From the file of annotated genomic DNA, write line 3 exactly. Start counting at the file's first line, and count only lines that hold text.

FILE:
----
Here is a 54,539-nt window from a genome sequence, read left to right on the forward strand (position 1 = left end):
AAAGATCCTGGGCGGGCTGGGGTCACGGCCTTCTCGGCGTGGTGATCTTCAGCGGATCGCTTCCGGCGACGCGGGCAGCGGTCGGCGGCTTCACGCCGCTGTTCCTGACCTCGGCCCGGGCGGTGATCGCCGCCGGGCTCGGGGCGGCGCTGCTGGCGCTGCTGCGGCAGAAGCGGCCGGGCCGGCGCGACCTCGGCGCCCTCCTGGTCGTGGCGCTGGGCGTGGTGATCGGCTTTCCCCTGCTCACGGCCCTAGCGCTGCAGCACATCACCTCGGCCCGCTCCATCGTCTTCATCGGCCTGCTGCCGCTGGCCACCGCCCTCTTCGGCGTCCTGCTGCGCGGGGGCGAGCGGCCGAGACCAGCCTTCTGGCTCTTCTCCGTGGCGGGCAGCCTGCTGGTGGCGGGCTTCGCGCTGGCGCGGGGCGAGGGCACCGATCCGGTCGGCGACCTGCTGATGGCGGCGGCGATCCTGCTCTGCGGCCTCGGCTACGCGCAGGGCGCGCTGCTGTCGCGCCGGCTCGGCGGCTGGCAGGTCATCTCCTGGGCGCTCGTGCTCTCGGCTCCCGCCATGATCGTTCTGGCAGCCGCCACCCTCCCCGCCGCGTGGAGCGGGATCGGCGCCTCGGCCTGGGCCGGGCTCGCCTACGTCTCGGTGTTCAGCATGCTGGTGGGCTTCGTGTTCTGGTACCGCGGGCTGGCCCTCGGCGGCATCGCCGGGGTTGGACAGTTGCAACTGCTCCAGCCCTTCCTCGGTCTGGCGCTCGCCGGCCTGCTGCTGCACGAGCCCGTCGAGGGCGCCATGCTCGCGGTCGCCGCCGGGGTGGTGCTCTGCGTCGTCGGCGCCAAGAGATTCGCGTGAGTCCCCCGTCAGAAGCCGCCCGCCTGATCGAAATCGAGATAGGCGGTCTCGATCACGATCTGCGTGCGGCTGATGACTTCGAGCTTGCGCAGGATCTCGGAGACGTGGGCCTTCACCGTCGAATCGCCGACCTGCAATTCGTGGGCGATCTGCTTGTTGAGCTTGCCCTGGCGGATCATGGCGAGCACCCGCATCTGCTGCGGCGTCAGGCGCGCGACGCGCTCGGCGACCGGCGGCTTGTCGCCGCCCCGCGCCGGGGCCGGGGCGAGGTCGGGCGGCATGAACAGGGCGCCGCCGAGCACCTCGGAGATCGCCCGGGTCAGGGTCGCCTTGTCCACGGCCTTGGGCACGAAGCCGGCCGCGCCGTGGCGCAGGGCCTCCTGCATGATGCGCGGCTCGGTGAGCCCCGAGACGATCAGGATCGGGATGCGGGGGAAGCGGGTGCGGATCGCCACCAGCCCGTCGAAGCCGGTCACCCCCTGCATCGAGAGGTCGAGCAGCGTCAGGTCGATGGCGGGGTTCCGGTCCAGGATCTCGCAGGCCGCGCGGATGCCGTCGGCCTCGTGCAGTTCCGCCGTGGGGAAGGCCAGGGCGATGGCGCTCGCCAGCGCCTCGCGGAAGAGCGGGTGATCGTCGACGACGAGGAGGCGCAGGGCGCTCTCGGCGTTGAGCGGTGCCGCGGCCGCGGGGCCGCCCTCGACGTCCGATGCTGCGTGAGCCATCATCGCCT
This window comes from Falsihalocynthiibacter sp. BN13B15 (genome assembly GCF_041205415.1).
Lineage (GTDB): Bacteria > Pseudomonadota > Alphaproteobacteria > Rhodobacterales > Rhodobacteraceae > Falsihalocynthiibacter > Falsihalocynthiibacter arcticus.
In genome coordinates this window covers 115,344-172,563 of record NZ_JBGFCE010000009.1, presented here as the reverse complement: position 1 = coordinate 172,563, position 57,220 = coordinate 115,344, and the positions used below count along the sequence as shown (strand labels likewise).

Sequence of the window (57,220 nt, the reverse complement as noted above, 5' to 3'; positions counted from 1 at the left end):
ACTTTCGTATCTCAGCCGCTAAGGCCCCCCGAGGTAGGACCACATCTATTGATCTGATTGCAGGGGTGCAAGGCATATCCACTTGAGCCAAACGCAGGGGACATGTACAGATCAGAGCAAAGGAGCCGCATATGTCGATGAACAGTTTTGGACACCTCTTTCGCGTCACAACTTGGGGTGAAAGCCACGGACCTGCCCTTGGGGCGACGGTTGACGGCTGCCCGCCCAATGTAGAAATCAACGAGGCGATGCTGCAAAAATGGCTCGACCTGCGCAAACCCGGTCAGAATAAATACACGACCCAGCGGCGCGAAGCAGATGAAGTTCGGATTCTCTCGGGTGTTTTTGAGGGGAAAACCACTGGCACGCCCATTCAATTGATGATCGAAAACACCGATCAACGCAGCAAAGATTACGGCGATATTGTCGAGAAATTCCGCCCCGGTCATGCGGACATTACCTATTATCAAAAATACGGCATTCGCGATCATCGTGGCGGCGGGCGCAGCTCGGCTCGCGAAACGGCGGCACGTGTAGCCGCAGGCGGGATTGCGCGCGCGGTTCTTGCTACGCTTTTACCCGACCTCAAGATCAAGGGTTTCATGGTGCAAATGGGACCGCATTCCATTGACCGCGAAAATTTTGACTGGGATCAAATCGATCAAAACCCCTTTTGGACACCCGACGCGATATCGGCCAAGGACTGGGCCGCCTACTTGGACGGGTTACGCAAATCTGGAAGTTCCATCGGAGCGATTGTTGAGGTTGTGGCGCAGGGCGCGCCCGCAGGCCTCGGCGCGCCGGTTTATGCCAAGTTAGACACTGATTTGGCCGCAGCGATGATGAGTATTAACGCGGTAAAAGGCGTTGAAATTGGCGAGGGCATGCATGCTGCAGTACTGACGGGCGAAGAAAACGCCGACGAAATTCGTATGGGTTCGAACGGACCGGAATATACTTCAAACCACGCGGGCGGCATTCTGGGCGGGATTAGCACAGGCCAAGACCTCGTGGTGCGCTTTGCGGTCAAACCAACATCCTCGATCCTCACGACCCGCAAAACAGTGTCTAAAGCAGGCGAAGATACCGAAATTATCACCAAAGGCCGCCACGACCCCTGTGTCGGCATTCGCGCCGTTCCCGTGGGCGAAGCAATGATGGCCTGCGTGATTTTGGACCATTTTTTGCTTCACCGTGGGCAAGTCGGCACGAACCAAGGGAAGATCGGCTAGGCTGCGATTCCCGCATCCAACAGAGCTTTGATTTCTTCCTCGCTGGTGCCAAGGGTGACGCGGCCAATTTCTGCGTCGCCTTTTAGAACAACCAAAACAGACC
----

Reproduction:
This window comes from Falsihalocynthiibacter sp. BN13B15 (genome assembly GCF_041205415.1).